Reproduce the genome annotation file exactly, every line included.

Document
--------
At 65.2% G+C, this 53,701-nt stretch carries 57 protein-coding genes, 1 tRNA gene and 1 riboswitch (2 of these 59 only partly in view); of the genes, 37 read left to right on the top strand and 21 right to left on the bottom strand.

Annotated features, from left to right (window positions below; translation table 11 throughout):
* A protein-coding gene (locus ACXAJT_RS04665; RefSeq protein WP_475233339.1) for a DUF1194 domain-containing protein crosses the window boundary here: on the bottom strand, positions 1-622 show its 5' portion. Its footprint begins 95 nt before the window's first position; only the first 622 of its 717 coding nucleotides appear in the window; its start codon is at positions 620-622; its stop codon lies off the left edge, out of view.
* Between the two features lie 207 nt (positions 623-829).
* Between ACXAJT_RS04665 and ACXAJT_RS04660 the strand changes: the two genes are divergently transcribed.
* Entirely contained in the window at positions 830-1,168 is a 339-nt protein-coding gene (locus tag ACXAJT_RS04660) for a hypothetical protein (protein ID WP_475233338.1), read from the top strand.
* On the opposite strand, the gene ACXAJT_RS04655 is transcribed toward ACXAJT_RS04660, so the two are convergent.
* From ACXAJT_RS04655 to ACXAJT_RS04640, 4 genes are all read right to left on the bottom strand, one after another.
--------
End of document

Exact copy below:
At 65.2% G+C, this 53,701-nt stretch carries 57 protein-coding genes, 1 tRNA gene and 1 riboswitch (2 of these 59 only partly in view); of the genes, 37 read left to right on the top strand and 21 right to left on the bottom strand.

Annotated features, from left to right (window positions below; translation table 11 throughout):
* A protein-coding gene (locus ACXAJT_RS04665; RefSeq protein WP_475233339.1) for a DUF1194 domain-containing protein crosses the window boundary here: on the bottom strand, positions 1-622 show its 5' portion. Its footprint begins 95 nt before the window's first position; only the first 622 of its 717 coding nucleotides appear in the window; its start codon is at positions 620-622; its stop codon lies off the left edge, out of view.
* Between the two features lie 207 nt (positions 623-829).
* Between ACXAJT_RS04665 and ACXAJT_RS04660 the strand changes: the two genes are divergently transcribed.
* Entirely contained in the window at positions 830-1,168 is a 339-nt protein-coding gene (locus tag ACXAJT_RS04660) for a hypothetical protein (protein ID WP_475233338.1), read from the top strand.
* On the opposite strand, the gene ACXAJT_RS04655 is transcribed toward ACXAJT_RS04660, so the two are convergent.
* From ACXAJT_RS04655 to ACXAJT_RS04640, 4 genes are all read right to left on the bottom strand, one after another.